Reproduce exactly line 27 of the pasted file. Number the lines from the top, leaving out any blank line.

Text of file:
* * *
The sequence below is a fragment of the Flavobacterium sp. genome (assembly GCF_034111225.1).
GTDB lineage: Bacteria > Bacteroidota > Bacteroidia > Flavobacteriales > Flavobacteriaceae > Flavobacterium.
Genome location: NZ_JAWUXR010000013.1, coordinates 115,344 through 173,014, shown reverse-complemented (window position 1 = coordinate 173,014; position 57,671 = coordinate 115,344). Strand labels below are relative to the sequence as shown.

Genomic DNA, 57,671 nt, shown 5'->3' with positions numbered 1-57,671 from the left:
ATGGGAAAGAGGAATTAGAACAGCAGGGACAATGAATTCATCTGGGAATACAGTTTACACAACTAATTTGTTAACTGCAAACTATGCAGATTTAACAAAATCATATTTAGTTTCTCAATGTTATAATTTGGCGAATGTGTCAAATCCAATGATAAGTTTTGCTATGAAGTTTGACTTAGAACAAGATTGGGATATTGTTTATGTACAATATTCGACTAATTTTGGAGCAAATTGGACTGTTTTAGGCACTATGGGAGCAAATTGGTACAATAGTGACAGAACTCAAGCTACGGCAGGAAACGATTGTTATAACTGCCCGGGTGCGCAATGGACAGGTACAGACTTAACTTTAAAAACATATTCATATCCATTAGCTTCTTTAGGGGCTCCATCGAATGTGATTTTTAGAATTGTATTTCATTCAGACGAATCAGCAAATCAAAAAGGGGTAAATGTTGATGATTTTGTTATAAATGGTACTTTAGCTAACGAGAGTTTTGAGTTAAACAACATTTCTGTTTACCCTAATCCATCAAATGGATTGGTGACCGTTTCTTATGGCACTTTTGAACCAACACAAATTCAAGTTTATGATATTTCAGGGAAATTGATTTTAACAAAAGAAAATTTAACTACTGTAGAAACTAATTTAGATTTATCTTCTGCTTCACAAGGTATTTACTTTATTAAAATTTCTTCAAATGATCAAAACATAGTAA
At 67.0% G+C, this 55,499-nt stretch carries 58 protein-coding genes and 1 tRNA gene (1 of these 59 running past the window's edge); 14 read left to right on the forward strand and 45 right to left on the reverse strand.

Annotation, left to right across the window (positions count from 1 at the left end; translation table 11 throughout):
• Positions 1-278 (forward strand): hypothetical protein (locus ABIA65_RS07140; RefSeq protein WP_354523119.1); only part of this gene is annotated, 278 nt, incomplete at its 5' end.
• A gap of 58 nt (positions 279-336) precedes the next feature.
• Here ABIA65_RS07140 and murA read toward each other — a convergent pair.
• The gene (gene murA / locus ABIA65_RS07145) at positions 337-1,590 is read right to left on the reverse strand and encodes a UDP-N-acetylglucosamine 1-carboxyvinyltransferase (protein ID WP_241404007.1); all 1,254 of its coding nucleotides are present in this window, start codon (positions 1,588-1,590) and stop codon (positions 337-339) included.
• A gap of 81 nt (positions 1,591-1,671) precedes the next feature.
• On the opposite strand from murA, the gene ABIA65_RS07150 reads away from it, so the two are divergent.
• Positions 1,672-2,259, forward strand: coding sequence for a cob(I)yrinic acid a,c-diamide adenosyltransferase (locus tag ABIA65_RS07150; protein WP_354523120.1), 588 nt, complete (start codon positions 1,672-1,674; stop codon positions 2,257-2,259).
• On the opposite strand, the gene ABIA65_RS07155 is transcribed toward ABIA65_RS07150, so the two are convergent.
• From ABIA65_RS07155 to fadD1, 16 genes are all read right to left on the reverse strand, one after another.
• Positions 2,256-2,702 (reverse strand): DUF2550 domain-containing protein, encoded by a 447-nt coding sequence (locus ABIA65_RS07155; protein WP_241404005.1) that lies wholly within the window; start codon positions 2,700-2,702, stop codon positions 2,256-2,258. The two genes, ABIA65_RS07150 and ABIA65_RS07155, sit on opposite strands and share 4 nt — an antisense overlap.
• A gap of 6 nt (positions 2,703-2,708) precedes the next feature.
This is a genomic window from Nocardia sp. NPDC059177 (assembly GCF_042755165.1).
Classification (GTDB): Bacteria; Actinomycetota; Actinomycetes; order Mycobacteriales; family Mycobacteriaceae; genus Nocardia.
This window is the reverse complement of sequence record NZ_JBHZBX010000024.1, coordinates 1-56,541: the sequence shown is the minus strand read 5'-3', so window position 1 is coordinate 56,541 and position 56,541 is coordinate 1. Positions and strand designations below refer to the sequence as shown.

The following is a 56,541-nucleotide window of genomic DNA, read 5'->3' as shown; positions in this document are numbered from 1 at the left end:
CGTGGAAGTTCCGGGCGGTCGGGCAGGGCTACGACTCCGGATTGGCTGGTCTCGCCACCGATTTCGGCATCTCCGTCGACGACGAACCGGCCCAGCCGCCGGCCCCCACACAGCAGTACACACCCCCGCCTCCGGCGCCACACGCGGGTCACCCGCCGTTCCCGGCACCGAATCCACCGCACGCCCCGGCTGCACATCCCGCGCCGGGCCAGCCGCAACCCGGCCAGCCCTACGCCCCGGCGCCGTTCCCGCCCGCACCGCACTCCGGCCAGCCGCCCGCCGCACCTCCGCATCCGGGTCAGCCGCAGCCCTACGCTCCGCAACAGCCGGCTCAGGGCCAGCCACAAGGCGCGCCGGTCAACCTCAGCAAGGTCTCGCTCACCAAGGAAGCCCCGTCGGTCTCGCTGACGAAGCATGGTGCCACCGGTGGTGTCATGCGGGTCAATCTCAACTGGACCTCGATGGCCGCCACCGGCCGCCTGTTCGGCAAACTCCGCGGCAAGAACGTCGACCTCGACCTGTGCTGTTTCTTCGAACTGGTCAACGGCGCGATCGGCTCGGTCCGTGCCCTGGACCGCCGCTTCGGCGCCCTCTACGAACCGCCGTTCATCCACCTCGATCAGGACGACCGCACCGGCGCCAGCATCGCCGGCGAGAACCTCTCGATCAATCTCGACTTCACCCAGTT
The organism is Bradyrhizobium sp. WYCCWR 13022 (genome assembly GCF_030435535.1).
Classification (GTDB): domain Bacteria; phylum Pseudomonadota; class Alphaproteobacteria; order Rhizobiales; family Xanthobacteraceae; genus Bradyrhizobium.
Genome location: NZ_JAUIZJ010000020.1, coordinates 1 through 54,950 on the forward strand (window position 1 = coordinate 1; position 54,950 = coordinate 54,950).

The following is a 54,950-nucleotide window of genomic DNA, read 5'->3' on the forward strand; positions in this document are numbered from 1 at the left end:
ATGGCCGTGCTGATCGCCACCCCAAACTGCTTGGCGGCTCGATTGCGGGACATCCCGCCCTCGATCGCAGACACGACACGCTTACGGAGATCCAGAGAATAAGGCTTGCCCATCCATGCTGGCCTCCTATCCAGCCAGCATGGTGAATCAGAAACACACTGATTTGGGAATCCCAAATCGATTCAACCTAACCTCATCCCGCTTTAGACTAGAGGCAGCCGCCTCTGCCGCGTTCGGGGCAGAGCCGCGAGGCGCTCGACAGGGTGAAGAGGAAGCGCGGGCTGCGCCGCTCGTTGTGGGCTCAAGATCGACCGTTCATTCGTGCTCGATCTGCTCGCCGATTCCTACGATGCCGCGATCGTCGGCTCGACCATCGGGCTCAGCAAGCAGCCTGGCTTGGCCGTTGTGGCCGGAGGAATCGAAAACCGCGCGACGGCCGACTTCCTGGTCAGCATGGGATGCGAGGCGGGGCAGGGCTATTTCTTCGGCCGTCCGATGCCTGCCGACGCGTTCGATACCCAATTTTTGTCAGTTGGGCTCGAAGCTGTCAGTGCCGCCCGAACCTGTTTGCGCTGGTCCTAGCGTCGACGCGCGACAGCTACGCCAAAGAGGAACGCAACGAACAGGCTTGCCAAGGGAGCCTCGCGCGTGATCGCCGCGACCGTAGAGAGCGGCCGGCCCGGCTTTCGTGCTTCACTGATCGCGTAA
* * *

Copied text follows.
The following is a 54,950-nucleotide window of genomic DNA, read 5'->3' on the forward strand; positions in this document are numbered from 1 at the left end: